“Poetry exists because there is no other way to say the things that get said in good poems except in poems. There is something about the right combination of metaphor or image connected to the business of being alive that only poems can do. To me, it makes me feel more alive, reading good poetry.”
“Writing is rewriting, writing is revision. Historically, all great works have been labored over.”
“I envy painters… I like the fact that they make one thing, and it’s a single object, and there’s only one, ever. A poem isn’t as valuable an object because a Xerox of the poem is the same as a zillion other Xeroxes. It doesn’t exist as an individual object.”
“I don’t think there’s ever been a time when poetry has been healthier or had a better chance of winning back a fair share of the audience that was essentially lost because poetry was incomprehensible and made people feel stupid, the kind of poetry that most of us grew up on in school, poems that never meant what they said. They were some kind of riddle that you had to decipher, and the point of reading poetry was like taking a test—to decipher the riddle. No wonder a lot of people—several generations of Americans—hated poetry. And that’s beginning to change.”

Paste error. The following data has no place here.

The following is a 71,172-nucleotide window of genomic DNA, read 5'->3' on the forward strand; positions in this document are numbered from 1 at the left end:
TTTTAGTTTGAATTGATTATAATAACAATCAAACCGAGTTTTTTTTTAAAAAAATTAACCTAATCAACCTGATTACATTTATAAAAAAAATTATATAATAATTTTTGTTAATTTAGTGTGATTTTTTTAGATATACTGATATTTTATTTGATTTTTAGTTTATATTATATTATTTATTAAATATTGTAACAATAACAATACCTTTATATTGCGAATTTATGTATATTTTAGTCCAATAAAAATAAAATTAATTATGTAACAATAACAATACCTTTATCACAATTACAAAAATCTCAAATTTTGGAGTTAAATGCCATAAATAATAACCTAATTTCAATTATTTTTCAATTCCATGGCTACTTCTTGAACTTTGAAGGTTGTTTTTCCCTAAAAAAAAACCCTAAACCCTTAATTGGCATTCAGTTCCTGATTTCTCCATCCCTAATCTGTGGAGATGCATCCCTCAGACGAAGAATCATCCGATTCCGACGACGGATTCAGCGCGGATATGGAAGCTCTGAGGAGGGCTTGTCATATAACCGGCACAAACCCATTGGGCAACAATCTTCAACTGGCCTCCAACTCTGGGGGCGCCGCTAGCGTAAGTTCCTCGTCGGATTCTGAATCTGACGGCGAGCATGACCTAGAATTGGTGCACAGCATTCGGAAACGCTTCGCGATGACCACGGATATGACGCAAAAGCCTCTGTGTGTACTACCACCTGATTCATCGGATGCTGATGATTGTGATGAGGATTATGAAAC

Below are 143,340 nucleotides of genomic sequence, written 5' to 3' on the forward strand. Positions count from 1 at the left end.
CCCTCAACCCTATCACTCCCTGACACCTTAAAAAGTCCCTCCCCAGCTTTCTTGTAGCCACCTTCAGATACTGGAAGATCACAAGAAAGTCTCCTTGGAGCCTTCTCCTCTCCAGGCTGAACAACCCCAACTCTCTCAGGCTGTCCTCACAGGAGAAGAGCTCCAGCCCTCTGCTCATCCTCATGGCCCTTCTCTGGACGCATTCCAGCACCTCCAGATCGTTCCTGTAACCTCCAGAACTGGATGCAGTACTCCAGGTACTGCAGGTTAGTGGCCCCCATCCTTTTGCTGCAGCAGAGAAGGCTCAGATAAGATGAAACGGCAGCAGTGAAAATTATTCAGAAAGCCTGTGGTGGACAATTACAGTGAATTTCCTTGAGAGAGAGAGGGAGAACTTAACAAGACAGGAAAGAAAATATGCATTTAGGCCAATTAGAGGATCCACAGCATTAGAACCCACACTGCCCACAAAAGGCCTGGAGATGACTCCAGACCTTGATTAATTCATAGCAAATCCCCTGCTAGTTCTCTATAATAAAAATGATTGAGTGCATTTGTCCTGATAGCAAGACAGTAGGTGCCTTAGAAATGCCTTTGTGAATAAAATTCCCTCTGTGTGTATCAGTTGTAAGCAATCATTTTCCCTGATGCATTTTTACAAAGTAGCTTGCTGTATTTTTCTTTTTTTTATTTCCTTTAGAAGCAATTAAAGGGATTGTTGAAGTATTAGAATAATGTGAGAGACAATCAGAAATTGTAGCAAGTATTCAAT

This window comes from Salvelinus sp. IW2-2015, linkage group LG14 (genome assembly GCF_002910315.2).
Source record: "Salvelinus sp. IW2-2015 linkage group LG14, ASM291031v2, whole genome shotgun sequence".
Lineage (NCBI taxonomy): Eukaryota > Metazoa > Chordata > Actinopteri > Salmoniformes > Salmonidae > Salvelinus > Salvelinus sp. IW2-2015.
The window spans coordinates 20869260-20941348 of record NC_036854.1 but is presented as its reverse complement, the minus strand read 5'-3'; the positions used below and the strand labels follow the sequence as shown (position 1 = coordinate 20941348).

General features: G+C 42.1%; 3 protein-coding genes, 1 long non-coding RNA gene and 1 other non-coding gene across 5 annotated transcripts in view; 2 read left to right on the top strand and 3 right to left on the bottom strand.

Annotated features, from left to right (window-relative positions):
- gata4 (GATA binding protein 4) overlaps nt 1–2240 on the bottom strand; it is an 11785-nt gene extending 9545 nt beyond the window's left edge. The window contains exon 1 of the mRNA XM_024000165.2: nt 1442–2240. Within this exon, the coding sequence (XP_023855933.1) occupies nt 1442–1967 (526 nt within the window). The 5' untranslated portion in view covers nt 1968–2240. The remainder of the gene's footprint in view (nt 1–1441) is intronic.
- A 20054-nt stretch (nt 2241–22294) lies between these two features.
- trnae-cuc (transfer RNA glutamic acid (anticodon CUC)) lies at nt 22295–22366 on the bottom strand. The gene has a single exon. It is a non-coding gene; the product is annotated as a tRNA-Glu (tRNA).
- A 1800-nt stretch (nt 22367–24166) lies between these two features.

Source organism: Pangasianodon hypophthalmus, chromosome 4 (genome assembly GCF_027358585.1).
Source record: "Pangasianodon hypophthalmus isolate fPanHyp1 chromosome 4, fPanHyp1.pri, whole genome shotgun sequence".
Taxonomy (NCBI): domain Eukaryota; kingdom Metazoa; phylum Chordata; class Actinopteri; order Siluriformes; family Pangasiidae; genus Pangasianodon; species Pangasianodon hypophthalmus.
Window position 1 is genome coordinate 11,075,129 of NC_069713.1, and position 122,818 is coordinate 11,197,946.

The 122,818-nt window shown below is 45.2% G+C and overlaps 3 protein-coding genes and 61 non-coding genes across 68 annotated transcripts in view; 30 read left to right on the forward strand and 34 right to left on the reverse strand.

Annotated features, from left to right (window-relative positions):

“There’s a difference between writing poetically and writing poetry.”
“I write some poems about myself but not many. In a sense, all poems are autobiographical—no matter what the subject, they show what the poet feels about the world, what he/she hates, loves, quarrels with, and fears.”
“I do think there is room for humor in poetry. Life includes humor. Why not poetry? And it’s not oxymoronic that humorous poetry can be serious.”
“I don’t particularly believe in inspiration. I believe you need to feel something intensely enough to need to write a poem that might be telling you you need to try to write it.”
“The ideal reader is any reader who gets a little pleasure or, depending on the poem, gets pissed off.”
“A lot of poets don’t read their work well, don’t write their work with the intention of it being read out loud, but they still do readings, for the check, obviously, but nothing is duller than a monotone reading of work that’s essentially incomprehensible—and there’s a lot of that. I would rather have lit matches stuck in my ear.”